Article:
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China loses lame ducks

The Chinese minister in charge of ambitious plans to reform and privatise the country's state industrial sector yesterday said it was "a must" to establish a system of "survival of the fittest".

Wang Zhongy, head of the state economic and trade commission, outlined the principles for the streamlining and privatisation process announced last week, blaming "over-staffing, heavy debts and social burdens" as some of the problems besetting China's 300,000-plus state-owned enterprises.

Mr Wang said the government will focus on a small number of "key", large enterprises while "liberalising" control over smaller firms. The motto is: "Take hold of the large ones and let go of the small ones."

One-third of China's hospitals and schools still belong to state-owned factories and firms, offering virtually free healthcare and education for the millions of workers who have grown up expecting to be taken care of by their employer. Much of this is now under threat.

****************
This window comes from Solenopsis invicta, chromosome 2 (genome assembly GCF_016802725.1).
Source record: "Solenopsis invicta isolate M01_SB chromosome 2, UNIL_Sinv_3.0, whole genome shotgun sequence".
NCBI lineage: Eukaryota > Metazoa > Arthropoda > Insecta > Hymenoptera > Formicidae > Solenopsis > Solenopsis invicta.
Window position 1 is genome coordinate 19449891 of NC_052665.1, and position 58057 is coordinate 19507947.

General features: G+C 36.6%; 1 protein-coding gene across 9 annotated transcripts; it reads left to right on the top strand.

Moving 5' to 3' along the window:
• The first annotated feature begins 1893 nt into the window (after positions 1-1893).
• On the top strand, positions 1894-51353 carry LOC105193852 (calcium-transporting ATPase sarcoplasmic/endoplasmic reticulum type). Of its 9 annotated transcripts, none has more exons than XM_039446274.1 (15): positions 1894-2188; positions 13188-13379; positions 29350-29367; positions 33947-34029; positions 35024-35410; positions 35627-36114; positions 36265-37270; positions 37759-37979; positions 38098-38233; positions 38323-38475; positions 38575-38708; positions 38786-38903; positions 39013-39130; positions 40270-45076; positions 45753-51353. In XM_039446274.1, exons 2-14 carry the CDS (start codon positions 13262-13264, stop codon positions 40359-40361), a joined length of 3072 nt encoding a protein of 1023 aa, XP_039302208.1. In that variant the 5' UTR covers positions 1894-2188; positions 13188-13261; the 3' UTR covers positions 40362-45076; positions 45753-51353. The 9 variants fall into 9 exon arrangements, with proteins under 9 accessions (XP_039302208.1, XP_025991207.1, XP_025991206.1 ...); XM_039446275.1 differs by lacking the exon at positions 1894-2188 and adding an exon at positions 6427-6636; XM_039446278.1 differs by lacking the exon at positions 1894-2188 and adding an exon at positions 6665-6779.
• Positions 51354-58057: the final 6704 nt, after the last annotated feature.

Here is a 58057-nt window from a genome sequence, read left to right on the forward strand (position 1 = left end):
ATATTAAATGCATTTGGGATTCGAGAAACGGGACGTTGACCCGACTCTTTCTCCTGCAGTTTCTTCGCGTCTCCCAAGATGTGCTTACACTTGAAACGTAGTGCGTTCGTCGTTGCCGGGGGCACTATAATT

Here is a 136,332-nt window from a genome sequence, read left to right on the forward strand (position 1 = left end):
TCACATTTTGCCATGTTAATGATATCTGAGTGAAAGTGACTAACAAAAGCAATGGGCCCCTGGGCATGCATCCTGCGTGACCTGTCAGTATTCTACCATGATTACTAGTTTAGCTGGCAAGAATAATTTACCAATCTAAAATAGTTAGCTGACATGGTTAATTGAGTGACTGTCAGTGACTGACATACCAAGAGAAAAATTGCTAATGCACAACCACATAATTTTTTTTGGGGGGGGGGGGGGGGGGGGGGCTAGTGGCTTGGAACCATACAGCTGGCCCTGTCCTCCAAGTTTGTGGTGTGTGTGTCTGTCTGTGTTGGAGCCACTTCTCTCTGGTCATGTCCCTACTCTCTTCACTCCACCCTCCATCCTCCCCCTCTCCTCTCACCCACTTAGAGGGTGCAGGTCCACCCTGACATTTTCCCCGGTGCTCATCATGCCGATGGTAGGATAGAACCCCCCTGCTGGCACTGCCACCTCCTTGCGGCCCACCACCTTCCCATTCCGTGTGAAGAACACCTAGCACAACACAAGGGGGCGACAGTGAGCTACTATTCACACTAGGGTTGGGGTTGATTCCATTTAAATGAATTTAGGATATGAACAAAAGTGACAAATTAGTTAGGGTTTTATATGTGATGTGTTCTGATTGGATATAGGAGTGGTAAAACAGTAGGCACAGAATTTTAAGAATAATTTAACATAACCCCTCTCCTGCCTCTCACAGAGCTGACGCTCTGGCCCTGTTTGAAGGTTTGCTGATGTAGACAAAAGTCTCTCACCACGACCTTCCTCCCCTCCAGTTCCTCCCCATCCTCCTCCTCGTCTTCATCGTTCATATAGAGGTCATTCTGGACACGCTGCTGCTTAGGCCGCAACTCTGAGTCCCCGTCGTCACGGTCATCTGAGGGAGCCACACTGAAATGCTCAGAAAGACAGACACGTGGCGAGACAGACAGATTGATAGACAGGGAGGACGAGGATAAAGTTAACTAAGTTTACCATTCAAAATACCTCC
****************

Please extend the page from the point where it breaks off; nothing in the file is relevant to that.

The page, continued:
Under the new scheme the state will "firmly control" such major industries as communications, transport, banking, finance and natural resources, while loosening its grip in other fields. Smaller state enterprises will be left to fend for themselves and will be encouraged to consider mergers, leasing, bankruptcy, conversion to shareholding companies, outright sale and closure.

A pilot scheme has earmarked 512 "priority" large enterprises for reorganisation.This represents less than half 1 per cent of the total number of industrial state-owned enterprises, but because of these are the biggest units they account for more than half the total assets and sales of the state industrial sector.